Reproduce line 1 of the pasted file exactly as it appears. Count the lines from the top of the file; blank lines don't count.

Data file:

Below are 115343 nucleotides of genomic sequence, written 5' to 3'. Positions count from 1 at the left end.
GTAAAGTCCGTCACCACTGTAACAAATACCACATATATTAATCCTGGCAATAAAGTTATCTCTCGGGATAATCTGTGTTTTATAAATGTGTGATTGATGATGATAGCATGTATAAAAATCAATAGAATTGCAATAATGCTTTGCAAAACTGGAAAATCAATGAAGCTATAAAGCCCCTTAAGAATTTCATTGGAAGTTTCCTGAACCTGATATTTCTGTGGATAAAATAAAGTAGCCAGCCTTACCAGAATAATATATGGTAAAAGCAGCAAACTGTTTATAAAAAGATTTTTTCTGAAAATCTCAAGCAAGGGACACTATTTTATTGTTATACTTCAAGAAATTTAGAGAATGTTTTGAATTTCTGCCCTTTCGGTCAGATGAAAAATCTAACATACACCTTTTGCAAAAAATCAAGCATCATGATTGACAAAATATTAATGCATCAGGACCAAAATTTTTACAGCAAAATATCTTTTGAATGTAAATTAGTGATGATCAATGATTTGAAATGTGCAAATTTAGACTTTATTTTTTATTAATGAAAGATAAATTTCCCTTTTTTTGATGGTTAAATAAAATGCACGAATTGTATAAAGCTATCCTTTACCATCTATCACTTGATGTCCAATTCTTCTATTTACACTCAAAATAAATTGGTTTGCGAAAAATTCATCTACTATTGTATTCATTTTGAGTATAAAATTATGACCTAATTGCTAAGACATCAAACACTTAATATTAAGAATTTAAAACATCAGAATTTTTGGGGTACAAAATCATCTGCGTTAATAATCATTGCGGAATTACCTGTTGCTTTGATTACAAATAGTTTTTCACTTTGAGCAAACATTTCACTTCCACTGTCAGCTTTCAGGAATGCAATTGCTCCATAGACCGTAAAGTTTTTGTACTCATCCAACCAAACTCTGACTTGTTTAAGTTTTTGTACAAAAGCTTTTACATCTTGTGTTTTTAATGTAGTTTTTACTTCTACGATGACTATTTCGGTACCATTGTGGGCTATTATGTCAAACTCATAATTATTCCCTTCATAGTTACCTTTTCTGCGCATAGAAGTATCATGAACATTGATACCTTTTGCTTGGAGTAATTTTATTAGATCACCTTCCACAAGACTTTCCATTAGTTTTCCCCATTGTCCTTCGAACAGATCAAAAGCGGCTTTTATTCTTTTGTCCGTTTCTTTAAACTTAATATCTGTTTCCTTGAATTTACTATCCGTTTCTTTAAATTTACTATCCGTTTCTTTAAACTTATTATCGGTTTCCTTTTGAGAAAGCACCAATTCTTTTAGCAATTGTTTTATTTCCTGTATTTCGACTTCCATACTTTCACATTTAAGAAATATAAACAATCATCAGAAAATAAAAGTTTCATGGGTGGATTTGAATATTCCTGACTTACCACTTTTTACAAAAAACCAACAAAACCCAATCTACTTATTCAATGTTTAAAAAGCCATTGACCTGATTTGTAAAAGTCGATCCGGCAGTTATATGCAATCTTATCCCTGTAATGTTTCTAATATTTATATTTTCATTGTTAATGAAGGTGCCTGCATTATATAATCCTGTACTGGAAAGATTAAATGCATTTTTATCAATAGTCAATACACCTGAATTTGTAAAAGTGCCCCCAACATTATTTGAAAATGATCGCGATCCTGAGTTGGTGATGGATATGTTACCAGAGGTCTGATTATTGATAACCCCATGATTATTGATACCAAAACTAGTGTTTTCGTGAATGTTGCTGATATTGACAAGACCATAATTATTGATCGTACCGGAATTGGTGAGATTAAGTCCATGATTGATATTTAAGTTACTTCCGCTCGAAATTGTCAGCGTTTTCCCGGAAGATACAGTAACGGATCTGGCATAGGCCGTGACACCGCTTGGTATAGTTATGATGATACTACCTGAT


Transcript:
Below are 115343 nucleotides of genomic sequence, written 5' to 3'. Positions count from 1 at the left end.